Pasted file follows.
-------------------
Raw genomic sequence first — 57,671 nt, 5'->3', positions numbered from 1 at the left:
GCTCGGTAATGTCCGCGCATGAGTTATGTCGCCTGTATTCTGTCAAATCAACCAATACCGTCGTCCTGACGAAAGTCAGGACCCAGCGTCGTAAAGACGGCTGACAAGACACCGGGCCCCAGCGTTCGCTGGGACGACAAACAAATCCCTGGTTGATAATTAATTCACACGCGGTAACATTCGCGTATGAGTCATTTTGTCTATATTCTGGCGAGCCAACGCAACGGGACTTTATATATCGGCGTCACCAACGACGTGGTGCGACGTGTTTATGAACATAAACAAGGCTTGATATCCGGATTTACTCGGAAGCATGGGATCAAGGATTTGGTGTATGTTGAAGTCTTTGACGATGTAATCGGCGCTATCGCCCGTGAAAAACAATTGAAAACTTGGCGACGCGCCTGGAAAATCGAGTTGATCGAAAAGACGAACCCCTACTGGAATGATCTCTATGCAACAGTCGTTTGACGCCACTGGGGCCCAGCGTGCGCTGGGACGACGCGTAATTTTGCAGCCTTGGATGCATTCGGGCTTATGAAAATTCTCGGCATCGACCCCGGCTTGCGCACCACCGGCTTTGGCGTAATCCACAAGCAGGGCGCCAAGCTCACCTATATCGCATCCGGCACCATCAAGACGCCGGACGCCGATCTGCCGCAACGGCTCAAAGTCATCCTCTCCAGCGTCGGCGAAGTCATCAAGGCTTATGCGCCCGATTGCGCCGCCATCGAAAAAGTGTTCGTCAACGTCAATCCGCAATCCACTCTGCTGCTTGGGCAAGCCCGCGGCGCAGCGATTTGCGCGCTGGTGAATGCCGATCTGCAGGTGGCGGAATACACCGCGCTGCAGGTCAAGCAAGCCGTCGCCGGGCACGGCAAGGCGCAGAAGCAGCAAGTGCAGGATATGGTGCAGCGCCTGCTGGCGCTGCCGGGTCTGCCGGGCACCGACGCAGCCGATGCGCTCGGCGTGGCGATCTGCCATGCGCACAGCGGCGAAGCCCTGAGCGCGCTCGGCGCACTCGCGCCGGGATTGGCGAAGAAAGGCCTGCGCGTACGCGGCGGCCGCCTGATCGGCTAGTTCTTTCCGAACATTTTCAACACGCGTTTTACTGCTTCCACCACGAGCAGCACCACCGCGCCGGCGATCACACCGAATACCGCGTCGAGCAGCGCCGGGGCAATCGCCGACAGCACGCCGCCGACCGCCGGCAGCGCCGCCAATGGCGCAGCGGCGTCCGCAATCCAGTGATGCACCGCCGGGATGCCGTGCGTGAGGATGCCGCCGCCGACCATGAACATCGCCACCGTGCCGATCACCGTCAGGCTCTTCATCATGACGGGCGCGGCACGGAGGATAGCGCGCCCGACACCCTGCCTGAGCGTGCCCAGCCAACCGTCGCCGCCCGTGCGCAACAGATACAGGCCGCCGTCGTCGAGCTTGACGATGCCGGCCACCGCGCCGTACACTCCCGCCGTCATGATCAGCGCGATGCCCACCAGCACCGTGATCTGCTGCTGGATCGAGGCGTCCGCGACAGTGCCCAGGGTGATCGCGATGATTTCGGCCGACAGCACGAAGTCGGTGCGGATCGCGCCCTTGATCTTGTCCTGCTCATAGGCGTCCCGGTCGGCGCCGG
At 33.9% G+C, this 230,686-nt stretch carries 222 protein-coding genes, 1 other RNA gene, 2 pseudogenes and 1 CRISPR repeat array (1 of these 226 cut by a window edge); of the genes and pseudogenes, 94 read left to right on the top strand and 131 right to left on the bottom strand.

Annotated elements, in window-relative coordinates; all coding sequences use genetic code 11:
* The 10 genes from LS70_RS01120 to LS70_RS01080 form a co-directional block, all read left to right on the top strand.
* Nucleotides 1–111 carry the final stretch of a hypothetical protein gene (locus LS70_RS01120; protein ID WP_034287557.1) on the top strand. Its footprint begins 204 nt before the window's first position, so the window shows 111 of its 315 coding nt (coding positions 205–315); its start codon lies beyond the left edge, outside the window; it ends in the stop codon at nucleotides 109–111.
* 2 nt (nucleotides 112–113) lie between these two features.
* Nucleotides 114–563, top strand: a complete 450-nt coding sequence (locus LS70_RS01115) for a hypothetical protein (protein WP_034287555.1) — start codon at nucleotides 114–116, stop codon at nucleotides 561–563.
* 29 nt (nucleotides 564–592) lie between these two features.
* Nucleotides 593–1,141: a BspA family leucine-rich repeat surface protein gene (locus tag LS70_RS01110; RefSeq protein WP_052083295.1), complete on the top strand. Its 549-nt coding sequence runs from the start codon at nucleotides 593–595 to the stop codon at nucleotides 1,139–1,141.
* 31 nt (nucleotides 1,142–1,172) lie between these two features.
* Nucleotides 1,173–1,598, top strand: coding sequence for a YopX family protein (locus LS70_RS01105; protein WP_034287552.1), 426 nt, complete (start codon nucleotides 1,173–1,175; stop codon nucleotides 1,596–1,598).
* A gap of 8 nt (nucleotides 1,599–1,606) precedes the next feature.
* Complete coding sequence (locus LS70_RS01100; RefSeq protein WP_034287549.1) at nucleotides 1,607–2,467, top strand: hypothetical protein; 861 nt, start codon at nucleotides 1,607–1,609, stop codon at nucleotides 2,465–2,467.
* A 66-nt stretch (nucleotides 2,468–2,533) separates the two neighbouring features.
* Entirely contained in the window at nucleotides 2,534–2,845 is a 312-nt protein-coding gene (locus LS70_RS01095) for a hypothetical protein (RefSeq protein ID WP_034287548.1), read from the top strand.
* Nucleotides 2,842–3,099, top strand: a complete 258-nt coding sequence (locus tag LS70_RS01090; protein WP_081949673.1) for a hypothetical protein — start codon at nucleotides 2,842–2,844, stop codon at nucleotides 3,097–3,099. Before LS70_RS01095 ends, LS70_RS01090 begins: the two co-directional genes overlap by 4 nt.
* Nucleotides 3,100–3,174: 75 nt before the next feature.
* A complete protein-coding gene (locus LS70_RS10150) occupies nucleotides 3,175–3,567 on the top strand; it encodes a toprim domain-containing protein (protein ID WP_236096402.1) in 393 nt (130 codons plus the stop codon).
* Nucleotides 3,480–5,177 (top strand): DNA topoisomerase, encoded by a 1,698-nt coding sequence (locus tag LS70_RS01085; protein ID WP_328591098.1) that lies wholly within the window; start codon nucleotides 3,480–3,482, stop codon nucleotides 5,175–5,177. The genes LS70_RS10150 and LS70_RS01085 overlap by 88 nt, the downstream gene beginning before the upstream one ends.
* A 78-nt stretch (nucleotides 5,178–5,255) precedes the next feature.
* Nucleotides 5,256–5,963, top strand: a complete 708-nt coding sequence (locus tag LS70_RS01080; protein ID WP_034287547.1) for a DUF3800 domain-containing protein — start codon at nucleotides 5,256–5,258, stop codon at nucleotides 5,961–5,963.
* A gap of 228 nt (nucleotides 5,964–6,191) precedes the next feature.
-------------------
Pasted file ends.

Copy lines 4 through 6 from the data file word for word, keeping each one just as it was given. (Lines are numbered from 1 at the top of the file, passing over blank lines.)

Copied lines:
Annotated elements, in window-relative coordinates; all coding sequences use genetic code 11:
* The 10 genes from LS70_RS01120 to LS70_RS01080 form a co-directional block, all read left to right on the top strand.
* Nucleotides 1–111 carry the final stretch of a hypothetical protein gene (locus LS70_RS01120; protein ID WP_034287557.1) on the top strand. Its footprint begins 204 nt before the window's first position, so the window shows 111 of its 315 coding nt (coding positions 205–315); its start codon lies beyond the left edge, outside the window; it ends in the stop codon at nucleotides 109–111.